The National Academy of Social Insurance estimates that about one in every four American families receives some form of Social Security income. That works out to about 61 million citizens collecting monthly benefits. Maybe you've started thinking that it's time to begin tapping into the money you've been paying toward Social Security all these years, but there are numerous factors to consider.
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What Is Social Security?
Unlike Supplemental Security Income or Social Security Disability, Social Security retirement benefits are not needs-based. It's a "pay-as-you-go" system. A percentage of your earnings is diverted to Social Security each pay period, and your employer matches that money. You must pay both halves if you're self-employed.
The money you're paying into Social Security isn't quite like a savings account. It funds the benefits of individuals who have already retired. When you retire, the Social Security taxes paid by those who are still working will fund your benefits.
Everyone who has paid into Social Security – and even some who have not – are entitled to begin collecting these benefits when they reach a certain age, and they can continue collecting for as long as they live. That's the easy part.
When Should I Apply for Social Security?
You can apply at age 61 and nine months if you want to begin collecting at age 62, the youngest age you can do so. You can't apply any sooner than four months before you want your benefits to begin.
You can apply online at the SSA website, by phone at 800-772-1213 or by visiting your area's Social Security office if you make an appointment in advance.
How Long Does It Take to Get Approved for Social Security?
The Social Security Administration pays benefits in the month following the month they're due, so you should receive a payment in August if the first month you're eligible is July and you applied in April. Benefits can begin in the month after the one in which you turn 62, and they're paid the month after they're due going forward.
The actual date of your birthday matters, too. If you were born before the 10th of the month, you can expect payment on the second Wednesday of the month following your 62nd birthday. If you were born between the 11th and the 20th day of the month, you'll receive payment on the third Wednesday and if you born in the last third of the month, you can expect your benefits on the fourth Wednesday.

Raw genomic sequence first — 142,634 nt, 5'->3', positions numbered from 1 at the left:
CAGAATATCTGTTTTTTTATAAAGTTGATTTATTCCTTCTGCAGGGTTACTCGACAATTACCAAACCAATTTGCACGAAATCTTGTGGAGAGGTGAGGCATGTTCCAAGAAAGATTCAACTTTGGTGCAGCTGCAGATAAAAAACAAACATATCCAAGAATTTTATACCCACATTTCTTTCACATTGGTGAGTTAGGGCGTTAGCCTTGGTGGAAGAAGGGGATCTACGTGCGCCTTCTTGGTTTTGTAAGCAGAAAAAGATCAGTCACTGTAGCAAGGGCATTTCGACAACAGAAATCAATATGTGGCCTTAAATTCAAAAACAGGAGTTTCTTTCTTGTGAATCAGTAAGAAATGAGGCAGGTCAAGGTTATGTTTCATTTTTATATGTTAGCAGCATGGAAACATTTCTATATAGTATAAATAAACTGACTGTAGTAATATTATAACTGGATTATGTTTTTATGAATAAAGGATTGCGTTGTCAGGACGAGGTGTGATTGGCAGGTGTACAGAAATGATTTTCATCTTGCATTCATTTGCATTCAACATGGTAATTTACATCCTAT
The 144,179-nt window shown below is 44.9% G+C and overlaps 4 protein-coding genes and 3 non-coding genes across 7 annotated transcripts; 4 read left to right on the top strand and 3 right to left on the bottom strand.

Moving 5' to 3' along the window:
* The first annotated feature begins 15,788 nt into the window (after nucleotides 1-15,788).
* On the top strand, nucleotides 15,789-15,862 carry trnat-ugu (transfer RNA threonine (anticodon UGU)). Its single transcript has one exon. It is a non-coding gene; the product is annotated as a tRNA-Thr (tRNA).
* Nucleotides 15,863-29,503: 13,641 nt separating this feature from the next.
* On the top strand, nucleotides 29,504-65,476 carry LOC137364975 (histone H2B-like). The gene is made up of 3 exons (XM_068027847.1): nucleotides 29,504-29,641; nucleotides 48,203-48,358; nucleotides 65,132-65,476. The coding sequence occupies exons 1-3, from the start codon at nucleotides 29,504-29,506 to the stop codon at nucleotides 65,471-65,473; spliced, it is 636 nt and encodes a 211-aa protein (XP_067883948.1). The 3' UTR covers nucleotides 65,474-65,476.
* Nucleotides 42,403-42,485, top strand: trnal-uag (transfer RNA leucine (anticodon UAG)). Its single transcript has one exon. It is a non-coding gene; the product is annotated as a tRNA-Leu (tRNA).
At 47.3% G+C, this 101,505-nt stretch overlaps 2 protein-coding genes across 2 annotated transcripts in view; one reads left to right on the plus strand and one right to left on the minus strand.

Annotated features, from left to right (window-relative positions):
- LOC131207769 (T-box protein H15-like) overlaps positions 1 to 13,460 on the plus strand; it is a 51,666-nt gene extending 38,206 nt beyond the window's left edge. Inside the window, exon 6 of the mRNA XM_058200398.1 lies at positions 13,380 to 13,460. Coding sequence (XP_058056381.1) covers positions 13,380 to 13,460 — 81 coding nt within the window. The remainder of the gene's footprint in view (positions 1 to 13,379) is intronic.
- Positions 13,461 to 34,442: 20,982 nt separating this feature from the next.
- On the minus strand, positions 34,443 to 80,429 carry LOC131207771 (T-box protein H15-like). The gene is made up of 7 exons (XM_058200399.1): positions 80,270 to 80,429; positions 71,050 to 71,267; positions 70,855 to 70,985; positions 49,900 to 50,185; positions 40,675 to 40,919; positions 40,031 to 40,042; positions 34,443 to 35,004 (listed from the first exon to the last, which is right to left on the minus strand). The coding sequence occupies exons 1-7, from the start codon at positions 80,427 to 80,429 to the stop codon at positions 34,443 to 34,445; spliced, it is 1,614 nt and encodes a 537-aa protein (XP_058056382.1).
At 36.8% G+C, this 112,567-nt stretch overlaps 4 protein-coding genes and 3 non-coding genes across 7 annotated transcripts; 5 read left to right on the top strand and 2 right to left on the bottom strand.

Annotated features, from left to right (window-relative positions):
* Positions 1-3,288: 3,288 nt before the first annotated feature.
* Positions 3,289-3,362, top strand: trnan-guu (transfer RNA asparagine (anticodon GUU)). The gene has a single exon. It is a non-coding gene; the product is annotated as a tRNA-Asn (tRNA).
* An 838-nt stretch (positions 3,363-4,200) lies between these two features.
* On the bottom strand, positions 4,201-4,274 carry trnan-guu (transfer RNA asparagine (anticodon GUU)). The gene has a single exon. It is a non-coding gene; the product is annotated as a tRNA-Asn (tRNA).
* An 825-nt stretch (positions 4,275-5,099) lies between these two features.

Can a Person Who Has Never Worked Collect Social Security?
Working is the key qualifier for Social Security retirement benefits. You earn "credits" throughout your working life. You get one credit for each $1,320 you earn annually as of 2018, up to four credits a year total. This amount can increase yearly to keep pace with the economy, and the credits are yours to keep – you don't lose them if you decide to take some time off or you switch jobs. You'll need 40 total credits over the course of your working career to qualify for Social Security retirement benefits if you were born in 1929 or later.
So does this mean you're out of luck if you never worked? Not necessarily, at least not if you're married. You can collect on your spouse's credits in this case, assuming he worked and acquired at least 40 credits. This is the case even if you're now divorced as long as you were married for at least 10 years and you haven't remarried.
When Should You Receive Social Security?
Just because you're entitled to start collecting Social Security retirement benefits at age 62, it doesn't necessarily mean that you should. You'll receive less money per month than you would if you held out until you reached full retirement age – between ages 66 and 67 for most people. It depends on the year you were born. It's 66 if you were born between 1943 and 1954, then two months is added for each birth year after 1954. If you were born in 1957, three years later, you would reach your FRA at 66 and 6 months.
The reduction is applied because it's expected that you'll collect for more years. Think of it this way: $15,000 a year times 15 years equals $225,000, while $15,000 a year paid over 19 years comes out to $285,000. The difference from those extra four years has to come from somewhere. You're not entitled to receive more overall just because you retire early. The amount of the reduction is based on the number of months you collect before full retirement age. It's 30 percent for those who were born after 1959 so you'd receive just $1,050 if you'd be entitled to $1,500 per month had you waited until your FRA.
And if you begin collecting before you reach full retirement age and continue working – yes, you can do that – your benefits are additionally reduced by $1 for every $2 you earn over $17,040 as of 2018. Of course, you're also continuing to pay into Social Security during this time, potentially increasing your future benefits.
There's no reduction for working if you wait until full retirement age, and you'll eventually get the money back. The SSA will recalculate your benefits when you reach FRA and begin giving you a little more each month to compensate for benefits that were withheld because you earned income. Unfortunately, you won't receive the money in a lump sump.
You can wait until age 70 to begin collecting if you want to, and you'll receive the most benefits if you wait until this age, but you could actually lose benefits if you wait too long beyond your FRA. The SSA will only pay you retroactively for six months after you reach full retirement age. If you wait seven months to apply, you'll lose a month of benefits.